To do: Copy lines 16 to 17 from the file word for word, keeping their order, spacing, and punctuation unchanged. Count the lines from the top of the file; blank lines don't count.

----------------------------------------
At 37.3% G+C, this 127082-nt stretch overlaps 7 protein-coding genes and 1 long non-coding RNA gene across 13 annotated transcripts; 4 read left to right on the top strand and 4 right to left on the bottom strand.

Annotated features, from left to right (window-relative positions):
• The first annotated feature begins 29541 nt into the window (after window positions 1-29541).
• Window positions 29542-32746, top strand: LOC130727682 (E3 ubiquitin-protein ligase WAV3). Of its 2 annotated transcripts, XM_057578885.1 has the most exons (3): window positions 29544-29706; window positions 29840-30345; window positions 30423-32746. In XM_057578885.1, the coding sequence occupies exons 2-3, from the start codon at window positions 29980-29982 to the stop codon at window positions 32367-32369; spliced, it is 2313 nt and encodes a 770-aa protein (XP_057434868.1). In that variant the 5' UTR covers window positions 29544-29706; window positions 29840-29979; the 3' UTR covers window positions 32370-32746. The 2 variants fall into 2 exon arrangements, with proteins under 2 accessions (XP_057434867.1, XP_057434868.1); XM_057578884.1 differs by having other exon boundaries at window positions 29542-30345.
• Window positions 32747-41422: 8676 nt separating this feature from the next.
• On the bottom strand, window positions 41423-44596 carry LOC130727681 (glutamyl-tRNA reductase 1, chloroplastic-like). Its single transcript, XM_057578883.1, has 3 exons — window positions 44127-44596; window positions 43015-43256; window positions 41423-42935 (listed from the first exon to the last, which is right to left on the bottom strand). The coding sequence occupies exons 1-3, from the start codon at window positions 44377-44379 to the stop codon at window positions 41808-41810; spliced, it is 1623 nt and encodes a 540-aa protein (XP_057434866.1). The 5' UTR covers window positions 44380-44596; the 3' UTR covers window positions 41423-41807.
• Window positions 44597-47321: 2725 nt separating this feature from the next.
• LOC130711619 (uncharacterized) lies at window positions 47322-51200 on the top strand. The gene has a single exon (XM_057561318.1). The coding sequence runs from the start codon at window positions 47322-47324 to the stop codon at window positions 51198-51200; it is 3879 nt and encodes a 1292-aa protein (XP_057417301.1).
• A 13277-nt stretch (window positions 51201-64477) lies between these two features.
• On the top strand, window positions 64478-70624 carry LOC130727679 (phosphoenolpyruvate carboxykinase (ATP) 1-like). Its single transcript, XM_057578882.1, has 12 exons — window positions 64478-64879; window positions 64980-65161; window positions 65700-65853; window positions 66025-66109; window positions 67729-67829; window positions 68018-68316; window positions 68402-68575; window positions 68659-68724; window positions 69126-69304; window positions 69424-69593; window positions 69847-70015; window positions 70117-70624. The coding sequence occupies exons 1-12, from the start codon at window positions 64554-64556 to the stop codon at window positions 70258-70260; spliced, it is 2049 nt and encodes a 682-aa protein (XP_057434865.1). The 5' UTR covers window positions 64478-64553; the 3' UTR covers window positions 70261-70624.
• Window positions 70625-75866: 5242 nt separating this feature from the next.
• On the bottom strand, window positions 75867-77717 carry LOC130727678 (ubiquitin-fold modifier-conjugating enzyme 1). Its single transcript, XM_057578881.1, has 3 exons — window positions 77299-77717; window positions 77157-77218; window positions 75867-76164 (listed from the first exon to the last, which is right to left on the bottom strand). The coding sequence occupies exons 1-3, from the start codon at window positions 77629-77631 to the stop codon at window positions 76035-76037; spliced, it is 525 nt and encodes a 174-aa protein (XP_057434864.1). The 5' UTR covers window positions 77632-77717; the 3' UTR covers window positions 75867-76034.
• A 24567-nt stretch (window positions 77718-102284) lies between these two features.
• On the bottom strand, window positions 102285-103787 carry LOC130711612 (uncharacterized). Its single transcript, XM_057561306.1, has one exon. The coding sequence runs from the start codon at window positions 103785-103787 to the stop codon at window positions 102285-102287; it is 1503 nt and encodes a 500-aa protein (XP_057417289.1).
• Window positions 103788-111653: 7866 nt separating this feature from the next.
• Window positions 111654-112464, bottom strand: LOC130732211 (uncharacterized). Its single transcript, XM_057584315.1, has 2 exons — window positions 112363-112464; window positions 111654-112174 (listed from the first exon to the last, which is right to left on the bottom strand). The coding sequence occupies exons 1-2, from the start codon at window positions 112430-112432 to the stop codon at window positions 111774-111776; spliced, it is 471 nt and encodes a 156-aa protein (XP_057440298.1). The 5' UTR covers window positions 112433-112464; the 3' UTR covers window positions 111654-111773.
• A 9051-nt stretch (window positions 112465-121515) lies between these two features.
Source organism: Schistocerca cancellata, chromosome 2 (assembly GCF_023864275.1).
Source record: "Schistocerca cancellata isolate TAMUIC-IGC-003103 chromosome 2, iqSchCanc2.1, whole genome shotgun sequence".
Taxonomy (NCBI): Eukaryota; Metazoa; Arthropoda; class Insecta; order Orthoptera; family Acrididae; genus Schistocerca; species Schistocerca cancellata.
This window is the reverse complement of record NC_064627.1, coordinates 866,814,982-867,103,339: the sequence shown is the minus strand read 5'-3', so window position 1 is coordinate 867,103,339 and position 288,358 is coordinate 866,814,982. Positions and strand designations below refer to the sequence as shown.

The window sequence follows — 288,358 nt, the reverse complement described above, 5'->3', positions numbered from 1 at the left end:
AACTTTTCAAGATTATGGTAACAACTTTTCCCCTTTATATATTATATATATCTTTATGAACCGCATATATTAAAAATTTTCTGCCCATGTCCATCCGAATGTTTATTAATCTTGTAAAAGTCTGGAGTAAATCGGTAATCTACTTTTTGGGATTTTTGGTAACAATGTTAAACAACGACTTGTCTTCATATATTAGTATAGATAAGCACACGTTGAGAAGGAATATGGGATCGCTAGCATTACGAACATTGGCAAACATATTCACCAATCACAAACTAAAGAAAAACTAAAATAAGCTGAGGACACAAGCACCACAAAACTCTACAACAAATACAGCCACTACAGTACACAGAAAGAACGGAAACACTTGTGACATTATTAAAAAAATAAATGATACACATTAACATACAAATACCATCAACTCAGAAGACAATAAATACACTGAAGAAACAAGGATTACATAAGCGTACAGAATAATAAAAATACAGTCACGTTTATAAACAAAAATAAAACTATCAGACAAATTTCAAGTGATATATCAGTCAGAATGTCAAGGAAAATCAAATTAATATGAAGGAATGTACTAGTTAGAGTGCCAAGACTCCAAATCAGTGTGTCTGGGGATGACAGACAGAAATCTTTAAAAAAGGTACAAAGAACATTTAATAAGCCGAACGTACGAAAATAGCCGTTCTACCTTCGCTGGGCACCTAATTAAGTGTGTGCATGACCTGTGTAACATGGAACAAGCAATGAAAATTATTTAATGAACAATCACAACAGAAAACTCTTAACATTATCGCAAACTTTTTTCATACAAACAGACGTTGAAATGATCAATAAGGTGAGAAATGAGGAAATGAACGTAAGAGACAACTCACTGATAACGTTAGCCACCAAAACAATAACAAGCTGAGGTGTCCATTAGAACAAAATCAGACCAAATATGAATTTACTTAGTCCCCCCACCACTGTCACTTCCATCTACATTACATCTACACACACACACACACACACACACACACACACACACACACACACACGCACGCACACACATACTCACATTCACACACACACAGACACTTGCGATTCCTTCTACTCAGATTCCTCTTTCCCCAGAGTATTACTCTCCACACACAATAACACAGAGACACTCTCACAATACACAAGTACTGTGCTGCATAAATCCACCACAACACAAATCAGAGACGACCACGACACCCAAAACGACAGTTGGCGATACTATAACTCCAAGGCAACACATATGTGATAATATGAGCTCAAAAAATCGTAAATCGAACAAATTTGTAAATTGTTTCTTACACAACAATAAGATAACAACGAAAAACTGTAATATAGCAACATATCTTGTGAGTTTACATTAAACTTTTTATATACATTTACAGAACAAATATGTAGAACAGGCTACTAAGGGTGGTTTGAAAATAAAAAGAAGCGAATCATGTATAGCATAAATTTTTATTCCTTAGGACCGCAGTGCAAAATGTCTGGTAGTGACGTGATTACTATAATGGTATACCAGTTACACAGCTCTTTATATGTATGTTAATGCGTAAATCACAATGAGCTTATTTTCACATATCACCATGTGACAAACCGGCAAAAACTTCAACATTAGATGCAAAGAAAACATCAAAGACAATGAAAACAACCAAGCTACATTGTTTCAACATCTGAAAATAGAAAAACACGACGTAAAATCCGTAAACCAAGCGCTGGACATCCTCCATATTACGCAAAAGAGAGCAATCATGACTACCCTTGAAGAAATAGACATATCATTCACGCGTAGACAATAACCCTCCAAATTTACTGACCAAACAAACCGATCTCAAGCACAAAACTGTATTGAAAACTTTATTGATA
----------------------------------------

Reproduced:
• Window positions 111654-112464, bottom strand: LOC130732211 (uncharacterized). Its single transcript, XM_057584315.1, has 2 exons — window positions 112363-112464; window positions 111654-112174 (listed from the first exon to the last, which is right to left on the bottom strand). The coding sequence occupies exons 1-2, from the start codon at window positions 112430-112432 to the stop codon at window positions 111774-111776; spliced, it is 471 nt and encodes a 156-aa protein (XP_057440298.1). The 5' UTR covers window positions 112433-112464; the 3' UTR covers window positions 111654-111773.
• A 9051-nt stretch (window positions 112465-121515) lies between these two features.